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Home Maidstone News Article
by Julia Roberts
Serial burglar Robert Maytum might have been caught red-handed in a ransacked property with just a small amount of loose change in his pockets, but he is now bearing the cost of his crime - four years behind bars.
The 24-year-old faced an automatic minimum sentence of three years for committing what was his third break-in.
But Judge Charles Byers imposed a longer jail term at Maidstone Crown Court after branding his crimes, which included a further 11 offences Maytum asked to be taken into consideration, as "distasteful and dangerous".
"Burglary is a very serious offence even if the amount of property taken is small," he said. "Many victims find that the intrusion in their house stays with them for the rest of their lives."
Maytum, of Drawbridge Close, Maidstone, admitted burglary at the property in Gloucester Road, Maidstone.
Judge Byers also ordered the sentence be served consecutive to one of 60 days imposed on November 26 for theft.
The offences taken into consideration included three other domestic burglaries, theft of earthing cable from a sub-station and six non-dwelling burglaries, four of which were allotment sheds.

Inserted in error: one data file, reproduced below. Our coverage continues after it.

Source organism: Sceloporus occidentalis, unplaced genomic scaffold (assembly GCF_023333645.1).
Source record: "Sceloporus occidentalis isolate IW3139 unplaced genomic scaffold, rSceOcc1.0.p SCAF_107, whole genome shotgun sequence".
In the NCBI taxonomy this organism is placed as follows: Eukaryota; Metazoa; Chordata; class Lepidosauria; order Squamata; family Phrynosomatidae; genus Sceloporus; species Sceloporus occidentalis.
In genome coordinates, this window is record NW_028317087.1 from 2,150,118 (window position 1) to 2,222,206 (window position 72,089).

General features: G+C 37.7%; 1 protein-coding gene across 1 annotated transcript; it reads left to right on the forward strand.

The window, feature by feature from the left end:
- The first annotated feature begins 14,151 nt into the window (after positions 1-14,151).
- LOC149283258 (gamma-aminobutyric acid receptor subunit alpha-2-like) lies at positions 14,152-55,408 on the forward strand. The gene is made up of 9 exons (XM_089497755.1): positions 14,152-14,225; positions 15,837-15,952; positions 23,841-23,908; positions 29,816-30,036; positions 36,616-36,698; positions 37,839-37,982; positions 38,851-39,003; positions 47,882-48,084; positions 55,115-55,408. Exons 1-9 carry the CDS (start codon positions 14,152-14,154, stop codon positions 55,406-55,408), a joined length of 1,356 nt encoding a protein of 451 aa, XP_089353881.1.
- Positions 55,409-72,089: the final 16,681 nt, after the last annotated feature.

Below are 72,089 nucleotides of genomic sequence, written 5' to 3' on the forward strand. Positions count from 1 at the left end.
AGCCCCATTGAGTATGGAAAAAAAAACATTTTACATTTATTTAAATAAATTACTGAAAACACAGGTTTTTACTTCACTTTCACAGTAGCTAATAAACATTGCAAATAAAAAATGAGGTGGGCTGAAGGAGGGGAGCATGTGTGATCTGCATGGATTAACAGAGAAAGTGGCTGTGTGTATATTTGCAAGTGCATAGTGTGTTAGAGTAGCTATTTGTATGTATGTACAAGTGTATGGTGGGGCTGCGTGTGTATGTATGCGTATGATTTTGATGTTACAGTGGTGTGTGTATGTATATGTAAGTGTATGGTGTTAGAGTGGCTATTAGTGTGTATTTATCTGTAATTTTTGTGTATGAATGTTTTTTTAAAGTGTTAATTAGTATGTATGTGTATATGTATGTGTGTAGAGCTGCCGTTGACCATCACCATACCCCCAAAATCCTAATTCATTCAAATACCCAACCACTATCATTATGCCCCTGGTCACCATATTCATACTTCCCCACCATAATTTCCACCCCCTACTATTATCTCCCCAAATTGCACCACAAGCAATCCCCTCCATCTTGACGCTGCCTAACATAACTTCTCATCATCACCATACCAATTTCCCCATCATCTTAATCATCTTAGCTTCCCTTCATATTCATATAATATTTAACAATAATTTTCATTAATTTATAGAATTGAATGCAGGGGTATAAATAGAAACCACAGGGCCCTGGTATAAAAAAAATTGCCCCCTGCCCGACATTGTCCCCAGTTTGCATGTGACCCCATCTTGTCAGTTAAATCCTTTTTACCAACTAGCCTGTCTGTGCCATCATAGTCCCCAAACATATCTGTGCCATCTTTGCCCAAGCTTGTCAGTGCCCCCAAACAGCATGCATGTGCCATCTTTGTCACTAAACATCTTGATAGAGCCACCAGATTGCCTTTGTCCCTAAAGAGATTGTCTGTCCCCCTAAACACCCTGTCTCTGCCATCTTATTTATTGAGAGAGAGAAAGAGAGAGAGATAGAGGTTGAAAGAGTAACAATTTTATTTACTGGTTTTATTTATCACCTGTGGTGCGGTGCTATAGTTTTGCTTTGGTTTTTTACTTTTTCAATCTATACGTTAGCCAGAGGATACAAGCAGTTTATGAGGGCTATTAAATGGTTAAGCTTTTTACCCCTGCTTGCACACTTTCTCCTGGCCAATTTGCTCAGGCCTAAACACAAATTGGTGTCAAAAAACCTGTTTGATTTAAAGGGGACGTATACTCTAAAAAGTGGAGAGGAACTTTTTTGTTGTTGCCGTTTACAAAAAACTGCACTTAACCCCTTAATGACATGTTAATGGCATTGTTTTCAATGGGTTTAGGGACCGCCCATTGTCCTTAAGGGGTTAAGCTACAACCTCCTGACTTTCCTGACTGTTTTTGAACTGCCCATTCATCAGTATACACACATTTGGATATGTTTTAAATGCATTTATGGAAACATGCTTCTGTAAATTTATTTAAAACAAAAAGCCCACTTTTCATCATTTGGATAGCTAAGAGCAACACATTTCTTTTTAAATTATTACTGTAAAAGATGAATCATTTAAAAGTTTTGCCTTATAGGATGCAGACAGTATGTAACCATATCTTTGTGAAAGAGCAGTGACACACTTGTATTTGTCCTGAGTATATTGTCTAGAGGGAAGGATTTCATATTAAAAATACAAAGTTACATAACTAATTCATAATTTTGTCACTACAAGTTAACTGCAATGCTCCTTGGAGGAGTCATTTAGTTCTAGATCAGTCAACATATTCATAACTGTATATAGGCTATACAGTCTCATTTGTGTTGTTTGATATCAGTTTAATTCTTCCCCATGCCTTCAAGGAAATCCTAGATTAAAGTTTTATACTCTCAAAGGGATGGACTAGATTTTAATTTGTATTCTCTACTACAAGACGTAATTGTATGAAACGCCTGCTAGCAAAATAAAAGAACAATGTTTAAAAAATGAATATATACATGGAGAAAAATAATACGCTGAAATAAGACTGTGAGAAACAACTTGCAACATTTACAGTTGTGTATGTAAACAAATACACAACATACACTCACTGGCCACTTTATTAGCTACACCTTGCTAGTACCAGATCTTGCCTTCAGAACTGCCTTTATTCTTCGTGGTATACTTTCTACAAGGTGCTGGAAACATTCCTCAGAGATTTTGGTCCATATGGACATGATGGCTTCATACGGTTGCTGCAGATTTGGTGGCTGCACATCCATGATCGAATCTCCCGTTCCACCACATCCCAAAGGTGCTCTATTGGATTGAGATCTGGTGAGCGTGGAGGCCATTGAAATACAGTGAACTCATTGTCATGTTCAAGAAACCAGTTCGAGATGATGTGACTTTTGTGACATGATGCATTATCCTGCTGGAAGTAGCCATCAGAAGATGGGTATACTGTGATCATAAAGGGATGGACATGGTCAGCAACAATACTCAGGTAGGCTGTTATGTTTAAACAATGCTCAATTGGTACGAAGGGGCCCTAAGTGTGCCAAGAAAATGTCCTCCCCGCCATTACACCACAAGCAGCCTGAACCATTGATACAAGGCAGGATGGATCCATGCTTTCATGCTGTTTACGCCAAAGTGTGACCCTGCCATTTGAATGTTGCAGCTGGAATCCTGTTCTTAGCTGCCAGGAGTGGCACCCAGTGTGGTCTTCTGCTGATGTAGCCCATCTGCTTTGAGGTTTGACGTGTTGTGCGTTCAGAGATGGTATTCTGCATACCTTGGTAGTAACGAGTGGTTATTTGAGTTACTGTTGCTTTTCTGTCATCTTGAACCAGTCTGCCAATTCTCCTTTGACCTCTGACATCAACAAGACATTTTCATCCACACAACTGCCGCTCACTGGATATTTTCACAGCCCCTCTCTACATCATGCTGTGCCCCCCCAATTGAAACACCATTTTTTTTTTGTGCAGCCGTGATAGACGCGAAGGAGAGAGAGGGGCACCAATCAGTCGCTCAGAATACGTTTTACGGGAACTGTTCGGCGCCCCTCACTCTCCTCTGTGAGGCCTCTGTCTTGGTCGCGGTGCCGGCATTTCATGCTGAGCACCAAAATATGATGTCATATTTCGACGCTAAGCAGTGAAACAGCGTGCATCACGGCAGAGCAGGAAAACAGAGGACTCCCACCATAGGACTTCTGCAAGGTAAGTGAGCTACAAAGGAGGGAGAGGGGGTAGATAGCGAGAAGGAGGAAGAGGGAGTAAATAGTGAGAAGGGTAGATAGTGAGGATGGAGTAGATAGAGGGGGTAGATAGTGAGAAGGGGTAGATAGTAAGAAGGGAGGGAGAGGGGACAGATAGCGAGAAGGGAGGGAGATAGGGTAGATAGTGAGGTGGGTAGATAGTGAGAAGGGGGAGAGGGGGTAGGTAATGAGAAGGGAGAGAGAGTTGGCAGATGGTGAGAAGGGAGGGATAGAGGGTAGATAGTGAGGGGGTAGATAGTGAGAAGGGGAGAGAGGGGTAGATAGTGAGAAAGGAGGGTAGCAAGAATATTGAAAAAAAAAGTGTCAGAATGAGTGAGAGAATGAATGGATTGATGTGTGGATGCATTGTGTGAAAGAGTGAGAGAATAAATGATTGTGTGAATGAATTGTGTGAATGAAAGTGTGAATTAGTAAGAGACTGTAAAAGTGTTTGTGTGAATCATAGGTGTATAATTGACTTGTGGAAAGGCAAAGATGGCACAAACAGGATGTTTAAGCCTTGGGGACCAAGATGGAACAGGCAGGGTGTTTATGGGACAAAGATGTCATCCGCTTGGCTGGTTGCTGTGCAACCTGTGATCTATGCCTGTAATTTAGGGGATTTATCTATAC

Iestyn Morgan, prosecuting, said the owner of the property was in the process of moving out and her belongings were packed into boxes.
On July 9, police were alerted to a break-in and found Maytum inside. The boxes had been ransacked and two pushchairs had been loaded up, ready to be moved.
"The defendant said he was just looking around, but when asked to turn out his pockets he emptied an amount of loose change and other items from the property," explained Mr Morgan.
The court heard two 32in TVs were missing. "He was aware that someone else had already broken into the house," added the prosecutor. "When Maytum was found at the property the TVs were already gone."
Keith Middleton, defending, said the former water meter installer should be given credit for "wanting to clean his slate".
Automatic minimum sentences of three years are imposed for third offences of burglary under what is known as the "three strikes" rule.
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